Council approves remote parking lot permit for downtown apartment complex

The former Powerhouse Seafood & Grill property is shown in this photo taken on Wednesday, April 10, 2024. (Flyer photo)

The developers of a planned downtown apartment complex will receive a permit for an off-site parking lot after all.

The City Council on Tuesday voted 5-3 to approve an appeal of a previously denied conditional use permit to demolish the former Powerhouse Seafood & Grill restaurant and use the property as a parking area to help serve the new complex.

If built, the new complex would replace the quonset huts and four other buildings along Center Street at the Razorback Greenway crossing.

The six-story building from developers Trinitas Ventures would include its own 245-space parking lot, but with nearly 700 beds planned, city code requires at least another 194 spaces be made available for the building’s tenants.

The Planning Commission discussed the proposal in April, but voted 4-4 on the permit, effectively denying the application.

Commissioners who were against said the city has spent too many taxpayer dollars on the adjacent arts corridor site to allow a private parking lot to sit adjacent to it for the next five decades. Those in support said the project would allow more housing, and the former restaurant property would be very difficult to develop due to the overhead power lines and slope of the land.

It was the second location that Trinitas had proposed for the complex. The commission in December voted unanimously to deny a permit for an off-site parking lot about a mile away in south Fayetteville.

Powerhouse opened in the 1990s in a former electric power station on University Avenue, and became a Fayetteville staple until it was permanently closed in June 2023.

The restaurant property, which is owned by the Underwood family’s Tagon Corp., is 200 feet from the site of the planned complex, but includes a walking distance of about 675 feet using the area’s existing sidewalks. City code requires off-site lots to be within 600 feet of the buildings they serve, but does not specify whether the distance is directly walkable.

This map shows the proposed location of a planned student apartment complex on Center Street and the area where an off-site parking lot was proposed on University Avenue. (City of Fayetteville)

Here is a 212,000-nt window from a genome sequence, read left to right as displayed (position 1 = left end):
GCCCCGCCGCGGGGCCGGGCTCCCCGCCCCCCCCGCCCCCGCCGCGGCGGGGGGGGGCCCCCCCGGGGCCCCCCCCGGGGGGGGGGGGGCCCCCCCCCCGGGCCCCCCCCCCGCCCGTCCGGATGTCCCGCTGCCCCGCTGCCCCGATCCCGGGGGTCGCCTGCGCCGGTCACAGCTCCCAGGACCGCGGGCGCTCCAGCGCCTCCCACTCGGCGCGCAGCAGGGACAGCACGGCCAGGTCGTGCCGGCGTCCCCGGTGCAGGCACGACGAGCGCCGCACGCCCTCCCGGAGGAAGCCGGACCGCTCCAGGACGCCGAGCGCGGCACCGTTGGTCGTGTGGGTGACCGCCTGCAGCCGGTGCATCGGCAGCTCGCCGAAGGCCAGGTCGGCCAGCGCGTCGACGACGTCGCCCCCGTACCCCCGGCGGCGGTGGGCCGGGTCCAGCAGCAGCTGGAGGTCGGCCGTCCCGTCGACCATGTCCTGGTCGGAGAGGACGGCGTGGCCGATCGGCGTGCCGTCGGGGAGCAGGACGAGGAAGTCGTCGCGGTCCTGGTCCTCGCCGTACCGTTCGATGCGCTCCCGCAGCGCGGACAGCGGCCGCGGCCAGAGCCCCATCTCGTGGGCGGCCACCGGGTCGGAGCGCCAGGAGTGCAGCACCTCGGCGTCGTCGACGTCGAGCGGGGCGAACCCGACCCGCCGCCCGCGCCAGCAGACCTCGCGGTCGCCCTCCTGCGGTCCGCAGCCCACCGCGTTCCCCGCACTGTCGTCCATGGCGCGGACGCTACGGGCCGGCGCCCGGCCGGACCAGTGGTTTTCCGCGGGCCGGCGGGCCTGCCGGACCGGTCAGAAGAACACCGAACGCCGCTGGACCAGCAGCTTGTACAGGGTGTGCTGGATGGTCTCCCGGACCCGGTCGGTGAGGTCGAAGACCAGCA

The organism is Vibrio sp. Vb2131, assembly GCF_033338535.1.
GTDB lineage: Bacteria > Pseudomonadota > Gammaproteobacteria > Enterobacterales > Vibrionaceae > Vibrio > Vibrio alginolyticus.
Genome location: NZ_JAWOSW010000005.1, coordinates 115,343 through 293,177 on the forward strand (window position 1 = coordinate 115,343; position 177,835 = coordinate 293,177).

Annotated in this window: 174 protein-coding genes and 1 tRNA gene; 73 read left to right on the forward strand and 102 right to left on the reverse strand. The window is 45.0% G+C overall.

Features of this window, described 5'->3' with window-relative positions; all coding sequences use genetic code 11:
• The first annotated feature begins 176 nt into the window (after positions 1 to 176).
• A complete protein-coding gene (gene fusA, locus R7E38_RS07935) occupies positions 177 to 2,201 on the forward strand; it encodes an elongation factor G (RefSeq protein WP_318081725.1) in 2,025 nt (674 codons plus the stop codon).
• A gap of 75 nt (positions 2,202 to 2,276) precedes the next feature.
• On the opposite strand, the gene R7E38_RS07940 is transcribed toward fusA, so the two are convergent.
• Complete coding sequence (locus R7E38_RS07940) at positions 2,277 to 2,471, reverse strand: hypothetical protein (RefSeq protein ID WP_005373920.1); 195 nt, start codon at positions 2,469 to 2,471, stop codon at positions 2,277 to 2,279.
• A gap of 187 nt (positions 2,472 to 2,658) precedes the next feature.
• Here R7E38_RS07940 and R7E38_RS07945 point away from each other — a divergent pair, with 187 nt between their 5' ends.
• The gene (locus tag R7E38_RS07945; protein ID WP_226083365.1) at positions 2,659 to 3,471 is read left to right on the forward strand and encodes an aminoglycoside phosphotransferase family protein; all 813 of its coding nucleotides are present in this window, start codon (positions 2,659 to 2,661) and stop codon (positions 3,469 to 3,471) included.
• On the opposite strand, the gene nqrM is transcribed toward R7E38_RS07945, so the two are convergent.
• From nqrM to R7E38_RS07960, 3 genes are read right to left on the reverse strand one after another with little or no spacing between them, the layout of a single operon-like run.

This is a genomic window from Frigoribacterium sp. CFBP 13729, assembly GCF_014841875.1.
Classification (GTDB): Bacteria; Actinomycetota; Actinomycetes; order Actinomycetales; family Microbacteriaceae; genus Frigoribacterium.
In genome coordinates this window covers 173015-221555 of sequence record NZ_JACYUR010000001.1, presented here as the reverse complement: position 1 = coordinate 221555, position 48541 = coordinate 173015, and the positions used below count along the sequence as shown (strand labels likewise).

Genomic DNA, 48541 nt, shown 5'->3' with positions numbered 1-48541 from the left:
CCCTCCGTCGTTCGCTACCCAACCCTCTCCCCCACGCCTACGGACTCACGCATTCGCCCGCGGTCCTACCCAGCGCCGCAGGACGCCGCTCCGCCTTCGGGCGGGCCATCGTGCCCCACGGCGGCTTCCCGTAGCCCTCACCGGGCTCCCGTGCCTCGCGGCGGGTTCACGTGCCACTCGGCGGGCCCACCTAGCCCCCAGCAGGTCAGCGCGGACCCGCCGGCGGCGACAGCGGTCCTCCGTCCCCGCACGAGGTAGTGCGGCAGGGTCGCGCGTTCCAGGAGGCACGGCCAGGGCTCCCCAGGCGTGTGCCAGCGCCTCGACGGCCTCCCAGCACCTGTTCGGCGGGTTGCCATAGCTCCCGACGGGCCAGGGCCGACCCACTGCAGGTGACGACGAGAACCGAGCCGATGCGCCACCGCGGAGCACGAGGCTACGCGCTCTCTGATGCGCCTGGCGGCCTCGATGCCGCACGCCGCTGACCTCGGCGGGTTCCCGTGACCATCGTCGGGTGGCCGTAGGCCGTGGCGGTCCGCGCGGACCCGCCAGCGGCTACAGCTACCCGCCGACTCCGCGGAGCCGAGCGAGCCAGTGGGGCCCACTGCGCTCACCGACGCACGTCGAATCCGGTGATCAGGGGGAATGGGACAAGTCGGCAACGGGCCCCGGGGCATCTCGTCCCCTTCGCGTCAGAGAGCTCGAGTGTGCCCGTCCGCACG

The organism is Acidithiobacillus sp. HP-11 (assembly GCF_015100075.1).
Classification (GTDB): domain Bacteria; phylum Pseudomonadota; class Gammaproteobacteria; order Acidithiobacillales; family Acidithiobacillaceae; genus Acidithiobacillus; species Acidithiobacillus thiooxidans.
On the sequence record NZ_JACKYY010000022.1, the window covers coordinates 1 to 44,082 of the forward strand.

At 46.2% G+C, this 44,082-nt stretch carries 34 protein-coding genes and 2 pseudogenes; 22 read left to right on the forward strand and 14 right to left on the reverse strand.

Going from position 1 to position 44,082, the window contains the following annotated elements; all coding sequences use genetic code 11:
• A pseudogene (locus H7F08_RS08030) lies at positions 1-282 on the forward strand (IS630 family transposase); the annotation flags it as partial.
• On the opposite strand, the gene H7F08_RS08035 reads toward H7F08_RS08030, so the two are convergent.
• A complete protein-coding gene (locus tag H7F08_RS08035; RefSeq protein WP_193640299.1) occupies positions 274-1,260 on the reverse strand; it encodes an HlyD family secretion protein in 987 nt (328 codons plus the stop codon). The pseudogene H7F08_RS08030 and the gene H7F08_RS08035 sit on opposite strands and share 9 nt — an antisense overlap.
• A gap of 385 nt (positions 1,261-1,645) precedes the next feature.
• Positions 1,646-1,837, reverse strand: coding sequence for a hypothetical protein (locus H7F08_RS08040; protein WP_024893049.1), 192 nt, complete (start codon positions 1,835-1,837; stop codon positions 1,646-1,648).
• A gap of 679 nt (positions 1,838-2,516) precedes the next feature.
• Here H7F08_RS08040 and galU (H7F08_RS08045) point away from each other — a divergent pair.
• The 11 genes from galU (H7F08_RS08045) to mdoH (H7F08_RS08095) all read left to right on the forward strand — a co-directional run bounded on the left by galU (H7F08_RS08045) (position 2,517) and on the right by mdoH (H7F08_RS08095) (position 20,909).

Todd Wendell with Trinitas said the plan for the Powerhouse site was to lease the land from the Underwoods for 55 years, and after demolishing the restaurant building, they’d construct a new parking lot with up to 220 spaces.

Councilmember Scott Berna said with all the power lines and utility easements on and above the property, along with the steep slopes that are present, it would be difficult to develop the land.

“The highest and best use of this property is probably a parking lot,” said Berna.

D’Andre Jones said the council recently declared a housing crisis, and this permit would allow a large housing project to move forward, so he would support the appeal.

Mike Wiederkehr said he’s heard concerns from people who believe that developers shouldn’t build any more bedrooms than they can provide onsite parking for, so he wouldn’t support the appeal.

Teresa Turk echoed some of the Planning Commission members’ concerns and said the city has just begun a project to remove a parking lot directly adjacent to this property, and wondered why the council should support this project to build a new one in the same area.

Holly Hertzberg said she’d support the appeal, partially because it would add more housing, but also because it would be an upgrade for the property, which currently serves as a makeshift parking lot without any of the landscaping that the developers are proposing.

This diagram shows a proposed off-site parking lot on the former Powerhouse Seafood & Grill property in downtown Fayetteville. (Blew & Associates P.A. via City of Fayetteville)